Alois d’Alzheimer You may have heard of him. Its name undoubtedly occupies a prominent place because it is associated with one of the most troubling illnesses that affect people.
In 1906, the first neuropathologist identified the symptoms of today’s Alzheimer’s disease. This man is of course Alois Alzheimer, then 42 years old and has been working with Emile Kraepelin, the “Linné de Psychiatrie”, for almost four years. But if we want to filter out the works of this genius from the sale of cigarettes, we have to look at the man too.
Alzheimer’s, man and genius
Alois Alzheimer describes his professional life in his résumé written in Munich in 1903 as follows: “The undersigned, Dr. med. Alois Alzheimer, Catholic, born on June 14, 1864, the son of the royal notary Eduard Alzheimer in Marktbreit in Bavaria, attended primary school in Marktbeit, high school in Aschaffenburg and the universities of Berlin, Tübingen and Würzburg. “In 1894 Cecilie Geisenheimer married Wallerstein in Frankfurt.
One year after graduating from the medical school in 1887, Alois Alzheimer accompanied women with mental illnesses on a trip for a total of five months. He then entered the city’s psychiatric institution from Frankfurt am Main, the municipal mental asylum under the direction of Emil Sioli. Here Alzheimer learned more about psychiatry and neuropathology, which he was very interested in.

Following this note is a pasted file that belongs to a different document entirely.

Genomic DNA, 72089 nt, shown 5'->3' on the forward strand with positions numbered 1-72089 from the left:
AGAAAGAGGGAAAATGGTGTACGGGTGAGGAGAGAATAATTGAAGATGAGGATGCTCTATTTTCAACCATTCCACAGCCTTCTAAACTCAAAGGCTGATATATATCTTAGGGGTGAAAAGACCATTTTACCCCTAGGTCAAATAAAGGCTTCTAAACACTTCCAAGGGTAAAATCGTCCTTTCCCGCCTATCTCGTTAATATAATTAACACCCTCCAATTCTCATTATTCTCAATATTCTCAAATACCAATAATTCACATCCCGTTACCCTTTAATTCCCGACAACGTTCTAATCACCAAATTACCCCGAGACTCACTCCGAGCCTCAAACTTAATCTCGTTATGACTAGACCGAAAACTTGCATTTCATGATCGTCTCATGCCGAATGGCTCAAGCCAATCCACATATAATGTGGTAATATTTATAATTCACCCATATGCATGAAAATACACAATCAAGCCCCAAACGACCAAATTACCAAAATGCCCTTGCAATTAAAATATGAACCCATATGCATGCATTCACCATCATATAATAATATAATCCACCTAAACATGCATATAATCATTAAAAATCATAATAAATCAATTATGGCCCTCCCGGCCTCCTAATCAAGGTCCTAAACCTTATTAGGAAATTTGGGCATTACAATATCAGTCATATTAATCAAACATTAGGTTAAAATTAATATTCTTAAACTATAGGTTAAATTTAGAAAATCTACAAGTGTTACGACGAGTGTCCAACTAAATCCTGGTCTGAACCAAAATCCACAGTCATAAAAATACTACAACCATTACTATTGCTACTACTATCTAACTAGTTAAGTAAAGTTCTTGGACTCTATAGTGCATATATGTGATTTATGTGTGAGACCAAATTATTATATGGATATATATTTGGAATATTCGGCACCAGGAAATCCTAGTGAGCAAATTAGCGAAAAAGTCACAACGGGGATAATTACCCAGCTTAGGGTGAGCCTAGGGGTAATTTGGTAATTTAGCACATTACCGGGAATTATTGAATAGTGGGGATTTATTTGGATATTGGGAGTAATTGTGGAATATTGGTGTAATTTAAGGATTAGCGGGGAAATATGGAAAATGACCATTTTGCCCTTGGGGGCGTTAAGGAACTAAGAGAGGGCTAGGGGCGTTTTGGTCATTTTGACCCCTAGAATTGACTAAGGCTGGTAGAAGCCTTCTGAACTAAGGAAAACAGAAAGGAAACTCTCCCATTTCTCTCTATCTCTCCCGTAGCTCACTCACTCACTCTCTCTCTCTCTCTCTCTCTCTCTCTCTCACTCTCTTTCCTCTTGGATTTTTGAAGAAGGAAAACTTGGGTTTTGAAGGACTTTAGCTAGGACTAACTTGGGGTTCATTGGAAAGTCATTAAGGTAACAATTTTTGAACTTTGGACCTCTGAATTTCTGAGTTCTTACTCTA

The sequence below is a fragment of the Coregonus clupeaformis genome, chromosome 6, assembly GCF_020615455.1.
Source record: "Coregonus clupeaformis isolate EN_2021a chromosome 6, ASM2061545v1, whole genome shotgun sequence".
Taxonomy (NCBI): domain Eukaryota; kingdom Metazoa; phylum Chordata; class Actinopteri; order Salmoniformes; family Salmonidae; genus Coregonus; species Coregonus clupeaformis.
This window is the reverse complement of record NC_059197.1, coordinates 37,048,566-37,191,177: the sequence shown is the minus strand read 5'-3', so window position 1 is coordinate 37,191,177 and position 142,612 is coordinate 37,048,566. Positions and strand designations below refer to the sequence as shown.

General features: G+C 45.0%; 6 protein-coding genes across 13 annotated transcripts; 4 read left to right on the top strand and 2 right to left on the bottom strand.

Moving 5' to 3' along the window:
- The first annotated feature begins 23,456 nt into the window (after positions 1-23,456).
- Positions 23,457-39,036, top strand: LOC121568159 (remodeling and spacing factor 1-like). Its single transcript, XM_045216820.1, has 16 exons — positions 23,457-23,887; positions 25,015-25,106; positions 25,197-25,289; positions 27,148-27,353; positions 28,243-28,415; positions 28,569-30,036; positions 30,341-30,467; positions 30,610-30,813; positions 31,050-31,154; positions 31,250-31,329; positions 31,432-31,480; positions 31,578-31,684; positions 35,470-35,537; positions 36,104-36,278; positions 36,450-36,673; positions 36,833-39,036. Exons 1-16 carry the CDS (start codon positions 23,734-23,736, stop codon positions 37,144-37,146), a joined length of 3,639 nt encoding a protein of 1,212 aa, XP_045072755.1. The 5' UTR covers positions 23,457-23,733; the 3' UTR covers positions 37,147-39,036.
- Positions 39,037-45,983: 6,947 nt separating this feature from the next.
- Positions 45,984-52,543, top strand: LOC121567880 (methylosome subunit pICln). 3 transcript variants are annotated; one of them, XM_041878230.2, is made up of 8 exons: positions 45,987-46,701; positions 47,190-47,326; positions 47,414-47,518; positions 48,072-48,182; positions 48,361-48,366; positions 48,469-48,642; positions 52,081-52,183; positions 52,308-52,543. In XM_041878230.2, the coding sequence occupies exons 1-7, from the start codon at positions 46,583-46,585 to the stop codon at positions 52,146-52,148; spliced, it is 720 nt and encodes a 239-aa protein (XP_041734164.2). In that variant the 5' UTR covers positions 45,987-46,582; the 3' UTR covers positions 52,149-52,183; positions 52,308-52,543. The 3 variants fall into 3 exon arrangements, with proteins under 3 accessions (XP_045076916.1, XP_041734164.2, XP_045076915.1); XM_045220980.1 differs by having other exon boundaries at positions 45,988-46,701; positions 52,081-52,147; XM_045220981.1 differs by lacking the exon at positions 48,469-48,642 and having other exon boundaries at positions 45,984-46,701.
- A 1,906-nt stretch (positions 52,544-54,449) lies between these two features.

A year later, the respected neurologist Franz Nissl joined Sioli’s staff as a second doctor, and soon afterwards he and Alois Alzheimer worked on a thorough study of the pathology of the nervous system. His study focused in particular on the normal and pathological anatomy of the cerebral cortex. Their results were later published between 1906 and 1918 in a 6-volume book entitled Histological and Histopathological Work on the Cerebral Cortex (Histological and Histopathological Examinations of the Cerebral Cortex).
Nissl then worked with Kraepelin, the then leading German psychiatrist, in Heidelberg, while Alois Alzheimer continued his research on a variety of topics, but this time as director of the mental asylum in 1895.
Then, in 1906, Auguste Deter, a 55-year-old woman who met Alois Alzheimer in 1901, died. Alzheimer was working in Munich at the time, but when he heard the news, he asked his former boss Sioli to have access to Auguste D.’s archives and brain. Later, in November of the same year, at a meeting in the southwest of the German Alien Society, he described the clinical and neuropathological properties of Auguste D as “a peculiar treatment of the cortex”. The disease was then simply referred to as “Alzheimer’s disease” according to the man who discovered it.